Maybe the low point was when a Boston fan sitting 10 rows behind me snapped and started screaming at Doc Rivers (who's been patiently waiting to get fired for the past two months so he can sign a TV deal, only the Celtics won't fire him because they don't want to pay two coaches to coach the same lousy team, so now Doc shows up for every game with the positive energy of someone about to undergo their first chemo treatment) to remove Brian Scalabrine from the game, yelling over and over again in a dead-quiet Staples Center, "Get Scalabrine out of there, Doc, he's terrible, get him out of there!" And Scalabrine stood there pretending not to hear while everyone else sat there feeling exceptionally awkward (especially the other players). Meanwhile, the Celtics were losing by 20 and running an offense that had precisely two plays. Short of the Bias/Lewis deaths, I can't remember a more depressing and hopeless night that involved my favorite basketball team.

Super Mini Mailbag
My buddy e-mailed me the other day with the defining quote of the current psyche of all Philly sports fans in regard to the Birds' upcoming playoff game: "If they lose to the Giants this week I will be so emotionally ravaged that I went ahead and bet $56 on the Giants to win straight up. Got +250 on that play to pay out $140, helping to ease the anticipated depression."
-- Mike, Philadelphia

Looking back, LDT may have assembled the best eight-game stretch of any player in NFL history and may be the greatest half season of any athlete in any sport ever. Here are his numbers from Week 8 until Week 15: 1,153 yards on 185 carries (6.2 yards per carry) ... 21 rushing touchdowns (or more than 2½ per game, also known as about a touchdown more per game than the Raiders) ... 238 yards on 21 catches (11.3 yards per catch) ... two receiving touchdowns ... one passing touchdown ... no fumbles. The only thing I can think of that could come close is Pedro in 1999 or Johan Santana's second-half performance in 2004.
-- Sean S., Holbrook, Mass.

Took notice to the Peyton/Marino in the '90s comment in last week's column. Did you miss this clip? Once again, thank you YouTube! Nothing can beat Marino's dead stare at the end.
-- Damien F., Drexel Hill, Pa.

Brett Favre and Tony Romo are ruining the NFL. Brett's a former drug addict who won one Super Bowl and nothing since he stopped popping pain killers. He'll have the record for most interceptions soon and is holding a good franchise hostage because he won't retire. And now Tony Romo, who kills his team in good games, is the new golden child of the NFL. During the Lions game, they kept saying "that's a Brett Favre play." What's a Brett Favre play, throwing into triple coverage and getting mad at your wide receiver? Why do people think this guy is good, because he puts up good numbers against crappy teams, then craps the bed in an important one? The NFL doesn't need another quarterback like that, we already have Peyton Manning.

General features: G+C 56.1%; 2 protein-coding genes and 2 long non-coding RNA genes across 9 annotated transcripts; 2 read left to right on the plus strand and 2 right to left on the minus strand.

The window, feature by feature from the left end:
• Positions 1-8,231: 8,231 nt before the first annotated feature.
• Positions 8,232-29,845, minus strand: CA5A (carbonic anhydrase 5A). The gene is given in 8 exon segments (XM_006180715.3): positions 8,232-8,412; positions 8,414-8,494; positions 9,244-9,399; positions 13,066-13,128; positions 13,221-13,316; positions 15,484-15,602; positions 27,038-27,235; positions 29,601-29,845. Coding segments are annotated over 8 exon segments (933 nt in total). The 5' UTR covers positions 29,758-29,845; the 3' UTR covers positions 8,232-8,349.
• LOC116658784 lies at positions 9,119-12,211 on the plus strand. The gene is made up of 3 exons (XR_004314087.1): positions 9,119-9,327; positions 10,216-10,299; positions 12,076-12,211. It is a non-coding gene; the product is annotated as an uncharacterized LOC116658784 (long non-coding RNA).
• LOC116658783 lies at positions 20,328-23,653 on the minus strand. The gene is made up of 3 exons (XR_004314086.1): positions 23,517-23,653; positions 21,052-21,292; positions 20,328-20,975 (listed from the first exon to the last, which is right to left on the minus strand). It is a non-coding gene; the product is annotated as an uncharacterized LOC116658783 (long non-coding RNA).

-- Dave, Boston

(Two mitigating factors: First, Red Auerbach picked the perfect year to leave. I couldn't be more delighted that he's missing this crappy season. Thank God he's not here -- that would make this ongoing debacle 10 times worse. And second, I just added every men's hoop game involving Ohio State and Texas to my TiVo so I could start following Kevin Durant and Greg Oden. That's right, I've officially entered "Root against the C's for a high lottery pick" mode! It's always fun to turn against your own team for a few months. All right, maybe not. But since they insisted on tanking the season by keeping Doc, then I'm tanking the season as a fan. So there.)

4. Hearing the news that Barry Zito signed a $126 million contract with San Fran, then having a heated "was that the worst contract in sports history?" e-mail argument with my buddy Gus for the rest of the afternoon. (I said yes; Gus argued that the Brown and Hampton deals were worse; and I counter-argued that the Brown/Hampton deals were precisely why a contract like this should have never happened again.) I could see that kind of money going to Johan Santana or Roy Halladay ... but Barry Zito? Haven't we learned that you can't overpay a nonsuperstar with an obscene contract because there's no possible way he can live up to it, and if anything, the weight of that contract (as well as the short leash from fans) will end up being more counterproductive than anything? Unbelievable. Why does it seem like fans keep getting smarter and the people running sports teams keep getting dumber?